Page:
Have you ever performed a work of Sondheim’s before, prior to this production?
Yes. Pirelli, Sweeney Todd (Waco Civic Theatre). 

Do you have a favorite work of Sondheim? If so, what is it and why is it a favorite?
Sweeney Todd.

Is there something that you feel makes learning, performing, or listening to Sondheim unique?
The complex, intentional detail in every aspect of his works.

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Noah Strube
Music Performance BA, Third Year
Role: Toby

Have you ever performed a work of Sondheim’s before, prior to this production?
Yes. I’ve never been in a full show of his work, but I have done Giants in the Sky from Into the Woods for Solo and Ensemble, and I did a character study on Bobby from Company for opera workshop.

Do you have a favorite work of Sondheim? If so, what is it and why is it a favorite?
I love Sunday in the Park with George. Its theme about the conflict involved in the pursuit of art is among the most relatable in all of musical theatre, and especially among Sondheim’s shows. Not to mention the score, balancing rhythmic complexity of the title song, as well as the sweeping glory of ‘Sunday’, one of my absolute favorite songs in a show.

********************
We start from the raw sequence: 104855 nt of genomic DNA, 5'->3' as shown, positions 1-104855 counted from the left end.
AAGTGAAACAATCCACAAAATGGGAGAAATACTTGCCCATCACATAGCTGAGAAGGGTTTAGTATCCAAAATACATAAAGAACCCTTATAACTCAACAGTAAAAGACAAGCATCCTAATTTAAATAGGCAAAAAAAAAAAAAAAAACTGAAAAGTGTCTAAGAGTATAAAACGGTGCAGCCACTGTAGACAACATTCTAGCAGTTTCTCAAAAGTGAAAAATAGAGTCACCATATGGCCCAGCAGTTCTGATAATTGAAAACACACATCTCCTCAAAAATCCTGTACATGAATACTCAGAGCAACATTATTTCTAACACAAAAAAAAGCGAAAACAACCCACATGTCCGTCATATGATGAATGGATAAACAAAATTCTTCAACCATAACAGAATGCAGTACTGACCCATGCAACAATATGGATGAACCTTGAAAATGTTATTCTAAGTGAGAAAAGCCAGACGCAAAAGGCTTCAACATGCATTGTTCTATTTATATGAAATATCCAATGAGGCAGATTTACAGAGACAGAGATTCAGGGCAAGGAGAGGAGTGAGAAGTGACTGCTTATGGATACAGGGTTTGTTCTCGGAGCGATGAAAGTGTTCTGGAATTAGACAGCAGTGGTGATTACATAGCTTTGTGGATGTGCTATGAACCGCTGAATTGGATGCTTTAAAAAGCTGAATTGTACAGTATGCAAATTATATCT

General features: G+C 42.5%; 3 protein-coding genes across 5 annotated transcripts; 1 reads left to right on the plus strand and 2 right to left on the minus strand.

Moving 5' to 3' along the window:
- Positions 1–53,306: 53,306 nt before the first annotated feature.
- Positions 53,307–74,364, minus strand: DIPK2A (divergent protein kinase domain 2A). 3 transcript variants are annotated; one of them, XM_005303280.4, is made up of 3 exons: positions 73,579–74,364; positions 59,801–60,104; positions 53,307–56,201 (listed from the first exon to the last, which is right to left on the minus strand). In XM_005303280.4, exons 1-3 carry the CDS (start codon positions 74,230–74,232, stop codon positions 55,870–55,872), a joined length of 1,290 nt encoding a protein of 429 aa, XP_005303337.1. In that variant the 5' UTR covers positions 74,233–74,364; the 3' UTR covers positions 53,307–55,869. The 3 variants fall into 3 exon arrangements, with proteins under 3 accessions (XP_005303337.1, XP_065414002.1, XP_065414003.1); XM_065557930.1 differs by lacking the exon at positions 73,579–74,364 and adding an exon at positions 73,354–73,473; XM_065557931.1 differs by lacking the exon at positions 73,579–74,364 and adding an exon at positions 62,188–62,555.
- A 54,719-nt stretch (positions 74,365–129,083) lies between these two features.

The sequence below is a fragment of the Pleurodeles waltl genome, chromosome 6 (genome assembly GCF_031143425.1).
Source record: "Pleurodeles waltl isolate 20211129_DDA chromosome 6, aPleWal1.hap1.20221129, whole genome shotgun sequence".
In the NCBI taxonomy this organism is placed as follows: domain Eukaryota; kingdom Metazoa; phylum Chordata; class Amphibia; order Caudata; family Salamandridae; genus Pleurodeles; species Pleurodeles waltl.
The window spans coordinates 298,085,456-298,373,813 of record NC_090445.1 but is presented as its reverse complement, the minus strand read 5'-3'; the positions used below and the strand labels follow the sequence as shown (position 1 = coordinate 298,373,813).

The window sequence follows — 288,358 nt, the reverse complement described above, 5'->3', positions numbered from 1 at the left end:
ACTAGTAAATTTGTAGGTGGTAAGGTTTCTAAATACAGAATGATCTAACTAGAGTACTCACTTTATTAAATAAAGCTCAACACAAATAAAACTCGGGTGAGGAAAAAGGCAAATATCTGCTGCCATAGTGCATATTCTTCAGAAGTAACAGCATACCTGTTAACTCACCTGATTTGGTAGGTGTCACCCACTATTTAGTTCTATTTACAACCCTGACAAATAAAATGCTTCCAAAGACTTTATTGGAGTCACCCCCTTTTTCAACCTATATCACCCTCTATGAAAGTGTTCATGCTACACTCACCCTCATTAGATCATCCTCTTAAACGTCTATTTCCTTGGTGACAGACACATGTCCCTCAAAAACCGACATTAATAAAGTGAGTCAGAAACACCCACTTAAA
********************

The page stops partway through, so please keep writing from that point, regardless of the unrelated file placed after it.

Is there something that you feel makes learning, performing, or listening to Sondheim unique?
It is difficult, likely the most difficult repertoire in musical theatre as far as the well known repertoire goes, but working on it is never unsatisfying. Every time you open the score, you will learn or discover something new about it.

Do you have any thoughts on what it means to be performing his work now, following his recent death?
It shows that a man that brilliant whose work is so beloved will live on as long as there are people performing musical theatre. Few names carry the weight that his does in this community. I feel like he will be looked back on with the same reverent eyes we view the great composers of centuries ago now.

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Jude Balthazar
Voice and Opera Performance, DMA, 1st year
Role: Anthony

Have you ever performed a work of Sondheim’s before, prior to this production?
No.

Do you have a favorite work of Sondheim? If so, what is it and why is it a favorite?